Deceit and Rashid Khalidi

The Columbia University historian defends unconditionally the Palestinian people’s right to self-determination, even if this is expressed through violence.

Palestinian children celebrate Hamas founding 370 (photo credit: REUTERS/Ahmed Jadallah)
Palestinian children celebrate Hamas founding 370
(photo credit: REUTERS/Ahmed Jadallah)
Enter into the parallel world presented by historian Rashid Khalidi, where America is deceitful, the Jewish state is evil and oppressive, the Arab states are at worst indifferent to the Palestinian cause, and the Palestinians are the righteous, forever suffering dupes of a world ruled by forces beyond their control.
In this world – constructed in Khalidi’s new book Brokers of Deceit: How the US Has Undermined Peace in the Middle East – US foreign policy vis-à-vis Israel and the Middle East is dictated exclusively by domestic considerations. Successive US administrations – going back to US president Harry Truman – have adopted pro-Israel positions in the Israeli-Palestinian conflict to cater to the all-powerful Jewish lobby and the substantial evangelical Christian population, even when doing so contradicts America’s foreign interests.
And while the Americans have repeatedly presented themselves as “honest brokers,” in reality they have consistently sided with Israel, putting Israeli security needs ahead of Palestinians’ rights.
Arab states such as Saudi Arabia, meanwhile, have consistently refrained from putting pressure on the Americans to force Israel to pull out of the West Bank.
And nobody – not the Europeans, not the Arab world – cares about the rights of the Palestinian population enough to do something. Meanwhile, Palestinians see increasingly larger portions of their land “stolen” from them with the full complicity of America.
If, argues Khalidi, the Americans were truly honest brokers and not liars and deceivers, or if the Saudis and the Europeans had put pressure on the Americans to be more even-handed, or if a more honest broker such as Turkey(!) or Sweden had taken over the role, the Israeli-Palestinian conflict would have been solved long ago. Israel would have been forced to dismantle all its settlements, give up access to sites that resonate with Jewish history, make the West Bank “Judenrein,” and retreat to indefensible borders, absorb millions of Palestinian “refugees” who would be allowed to “return” to their homes inside the Green Line, and wait for Hamas to come to power in the West Bank.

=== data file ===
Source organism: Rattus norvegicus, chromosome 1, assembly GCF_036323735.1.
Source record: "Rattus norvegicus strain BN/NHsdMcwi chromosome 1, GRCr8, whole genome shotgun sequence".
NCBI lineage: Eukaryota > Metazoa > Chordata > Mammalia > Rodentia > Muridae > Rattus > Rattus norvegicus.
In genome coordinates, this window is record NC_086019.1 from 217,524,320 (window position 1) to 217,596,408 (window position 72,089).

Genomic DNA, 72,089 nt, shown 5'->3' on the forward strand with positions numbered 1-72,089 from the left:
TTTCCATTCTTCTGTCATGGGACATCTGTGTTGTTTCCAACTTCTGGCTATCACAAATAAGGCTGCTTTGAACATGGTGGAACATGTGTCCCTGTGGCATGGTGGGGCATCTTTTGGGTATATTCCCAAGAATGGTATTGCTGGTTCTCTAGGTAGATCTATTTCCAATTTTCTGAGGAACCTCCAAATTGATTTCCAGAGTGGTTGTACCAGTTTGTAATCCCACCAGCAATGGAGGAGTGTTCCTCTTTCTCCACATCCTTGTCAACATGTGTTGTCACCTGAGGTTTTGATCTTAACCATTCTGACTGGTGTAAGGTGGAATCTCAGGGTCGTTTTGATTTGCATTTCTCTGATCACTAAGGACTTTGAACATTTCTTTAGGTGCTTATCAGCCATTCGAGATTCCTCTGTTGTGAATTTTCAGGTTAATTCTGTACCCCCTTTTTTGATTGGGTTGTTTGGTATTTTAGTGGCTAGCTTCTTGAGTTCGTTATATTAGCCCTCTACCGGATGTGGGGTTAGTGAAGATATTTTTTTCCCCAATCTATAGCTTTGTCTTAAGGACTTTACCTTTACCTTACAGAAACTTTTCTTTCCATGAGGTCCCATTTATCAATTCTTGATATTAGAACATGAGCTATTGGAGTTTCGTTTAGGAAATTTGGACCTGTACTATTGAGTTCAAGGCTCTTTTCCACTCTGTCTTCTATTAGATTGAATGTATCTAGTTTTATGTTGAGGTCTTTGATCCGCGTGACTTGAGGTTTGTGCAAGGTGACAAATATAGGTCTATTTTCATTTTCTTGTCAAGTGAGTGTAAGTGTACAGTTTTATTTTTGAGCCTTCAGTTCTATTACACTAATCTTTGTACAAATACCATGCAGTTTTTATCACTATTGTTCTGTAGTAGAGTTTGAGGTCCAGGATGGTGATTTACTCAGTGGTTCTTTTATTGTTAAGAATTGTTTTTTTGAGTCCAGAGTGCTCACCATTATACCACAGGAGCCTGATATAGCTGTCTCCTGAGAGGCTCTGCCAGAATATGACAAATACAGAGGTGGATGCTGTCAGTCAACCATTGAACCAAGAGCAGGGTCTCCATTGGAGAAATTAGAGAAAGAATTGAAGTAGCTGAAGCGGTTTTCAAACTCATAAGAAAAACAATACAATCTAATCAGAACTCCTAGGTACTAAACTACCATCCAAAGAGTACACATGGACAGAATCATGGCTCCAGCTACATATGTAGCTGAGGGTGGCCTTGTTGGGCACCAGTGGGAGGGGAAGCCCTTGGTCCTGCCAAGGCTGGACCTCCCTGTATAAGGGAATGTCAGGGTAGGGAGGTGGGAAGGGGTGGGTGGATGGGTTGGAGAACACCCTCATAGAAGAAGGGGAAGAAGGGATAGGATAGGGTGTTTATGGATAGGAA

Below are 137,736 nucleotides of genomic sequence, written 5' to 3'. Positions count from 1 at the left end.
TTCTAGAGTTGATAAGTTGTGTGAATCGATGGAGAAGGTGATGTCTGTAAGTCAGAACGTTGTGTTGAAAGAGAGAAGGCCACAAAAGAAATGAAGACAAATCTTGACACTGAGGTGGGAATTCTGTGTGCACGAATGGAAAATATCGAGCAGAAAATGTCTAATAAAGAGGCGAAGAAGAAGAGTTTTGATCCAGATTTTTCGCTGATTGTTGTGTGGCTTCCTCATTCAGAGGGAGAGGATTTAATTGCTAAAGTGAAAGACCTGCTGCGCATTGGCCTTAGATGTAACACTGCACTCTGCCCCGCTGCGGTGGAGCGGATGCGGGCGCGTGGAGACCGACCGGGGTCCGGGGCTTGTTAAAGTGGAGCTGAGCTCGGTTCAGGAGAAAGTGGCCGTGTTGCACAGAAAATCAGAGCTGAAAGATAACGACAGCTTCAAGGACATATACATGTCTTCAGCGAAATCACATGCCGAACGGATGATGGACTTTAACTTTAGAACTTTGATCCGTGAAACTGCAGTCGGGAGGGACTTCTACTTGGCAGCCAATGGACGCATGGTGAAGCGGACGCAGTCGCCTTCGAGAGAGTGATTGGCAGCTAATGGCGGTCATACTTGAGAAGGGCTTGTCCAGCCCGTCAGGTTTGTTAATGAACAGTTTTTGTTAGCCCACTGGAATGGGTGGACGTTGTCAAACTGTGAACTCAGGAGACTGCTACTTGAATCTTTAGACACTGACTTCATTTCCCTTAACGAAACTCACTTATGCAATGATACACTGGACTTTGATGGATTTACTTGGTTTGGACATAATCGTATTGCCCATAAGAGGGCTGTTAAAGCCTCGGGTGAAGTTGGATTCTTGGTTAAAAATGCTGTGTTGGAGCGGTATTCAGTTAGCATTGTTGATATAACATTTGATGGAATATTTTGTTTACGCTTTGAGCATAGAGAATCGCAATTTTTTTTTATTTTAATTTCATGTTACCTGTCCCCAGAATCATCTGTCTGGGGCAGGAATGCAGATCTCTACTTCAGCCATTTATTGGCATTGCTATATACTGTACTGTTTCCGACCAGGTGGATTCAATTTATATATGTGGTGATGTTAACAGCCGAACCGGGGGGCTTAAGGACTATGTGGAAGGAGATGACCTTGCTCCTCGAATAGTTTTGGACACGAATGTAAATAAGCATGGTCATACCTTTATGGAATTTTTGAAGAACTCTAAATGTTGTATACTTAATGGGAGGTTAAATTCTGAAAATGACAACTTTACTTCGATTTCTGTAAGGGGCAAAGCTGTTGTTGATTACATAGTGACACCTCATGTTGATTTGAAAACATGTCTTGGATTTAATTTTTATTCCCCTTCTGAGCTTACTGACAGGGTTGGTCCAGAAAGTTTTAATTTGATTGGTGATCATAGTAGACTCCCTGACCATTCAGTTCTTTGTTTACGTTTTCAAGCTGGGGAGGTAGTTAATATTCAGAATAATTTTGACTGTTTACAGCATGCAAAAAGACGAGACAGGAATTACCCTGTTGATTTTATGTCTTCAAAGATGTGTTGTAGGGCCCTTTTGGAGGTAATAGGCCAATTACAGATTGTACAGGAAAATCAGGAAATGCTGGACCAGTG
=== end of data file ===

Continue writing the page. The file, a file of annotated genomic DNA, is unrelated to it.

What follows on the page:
There is, however, a major flaw in Khalidi’s argument – and it is moral in nature. Besides trotting out the Palestinians’ inalienable right to “self-determination,” nowhere does Khalidi explain to his readers the moral justification for forcing on Israel a two-state arrangement that overturns the Jewish majority, effectively terminating the world’s only Jewish state, and presents an existential threat to the Jews who remain to share “Israel” with millions of Palestinian refugees, while living alongside a “Palestine” that remains dedicated to the demise of Jewish sovereignty, and perhaps Jewish presence, in the Middle East. And while Khalidi excoriates the Americans and the Israelis, nowhere does he judge the moral ramifications of Palestinians’ actions.
For Khalidi, Palestinians are passive victims, not actors who should be held responsible for the choices they make.
The PLO’s unwise decision to side with Iraq’s Saddam Hussein in the 1991 Gulf War – which effectively alienated Saudi Arabia and put an end to the country’s financial support for the PLO – is the rare instance in which Khalidi admits Palestinians might share some responsibility for their own fate. He does not, of course, criticize Palestinians for making the morally despicable decision to align themselves with the likes of Hussein.